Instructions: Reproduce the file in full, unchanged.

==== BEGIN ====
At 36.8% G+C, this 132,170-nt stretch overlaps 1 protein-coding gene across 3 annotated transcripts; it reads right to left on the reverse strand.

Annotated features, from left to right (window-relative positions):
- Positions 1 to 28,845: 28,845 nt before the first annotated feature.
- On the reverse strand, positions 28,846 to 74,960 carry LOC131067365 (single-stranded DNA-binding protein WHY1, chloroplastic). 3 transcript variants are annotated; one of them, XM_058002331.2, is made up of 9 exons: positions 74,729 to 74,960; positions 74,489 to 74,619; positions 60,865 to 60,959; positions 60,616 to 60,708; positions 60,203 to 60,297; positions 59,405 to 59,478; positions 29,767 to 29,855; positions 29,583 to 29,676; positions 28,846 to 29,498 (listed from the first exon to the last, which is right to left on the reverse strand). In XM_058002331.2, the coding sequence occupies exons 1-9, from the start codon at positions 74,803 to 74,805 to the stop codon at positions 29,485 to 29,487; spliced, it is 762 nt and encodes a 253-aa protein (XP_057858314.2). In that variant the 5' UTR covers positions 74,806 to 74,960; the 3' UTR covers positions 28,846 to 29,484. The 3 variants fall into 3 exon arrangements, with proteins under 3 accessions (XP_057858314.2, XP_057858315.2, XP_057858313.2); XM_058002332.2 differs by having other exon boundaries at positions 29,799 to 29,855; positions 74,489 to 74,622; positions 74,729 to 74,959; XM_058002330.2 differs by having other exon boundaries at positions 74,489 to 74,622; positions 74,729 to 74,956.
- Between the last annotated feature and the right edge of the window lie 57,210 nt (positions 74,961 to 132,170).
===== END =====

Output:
At 36.8% G+C, this 132,170-nt stretch overlaps 1 protein-coding gene across 3 annotated transcripts; it reads right to left on the reverse strand.

Annotated features, from left to right (window-relative positions):
- Positions 1 to 28,845: 28,845 nt before the first annotated feature.
- On the reverse strand, positions 28,846 to 74,960 carry LOC131067365 (single-stranded DNA-binding protein WHY1, chloroplastic). 3 transcript variants are annotated; one of them, XM_058002331.2, is made up of 9 exons: positions 74,729 to 74,960; positions 74,489 to 74,619; positions 60,865 to 60,959; positions 60,616 to 60,708; positions 60,203 to 60,297; positions 59,405 to 59,478; positions 29,767 to 29,855; positions 29,583 to 29,676; positions 28,846 to 29,498 (listed from the first exon to the last, which is right to left on the reverse strand). In XM_058002331.2, the coding sequence occupies exons 1-9, from the start codon at positions 74,803 to 74,805 to the stop codon at positions 29,485 to 29,487; spliced, it is 762 nt and encodes a 253-aa protein (XP_057858314.2). In that variant the 5' UTR covers positions 74,806 to 74,960; the 3' UTR covers positions 28,846 to 29,484. The 3 variants fall into 3 exon arrangements, with proteins under 3 accessions (XP_057858314.2, XP_057858315.2, XP_057858313.2); XM_058002332.2 differs by having other exon boundaries at positions 29,799 to 29,855; positions 74,489 to 74,622; positions 74,729 to 74,959; XM_058002330.2 differs by having other exon boundaries at positions 74,489 to 74,622; positions 74,729 to 74,956.
- Between the last annotated feature and the right edge of the window lie 57,210 nt (positions 74,961 to 132,170).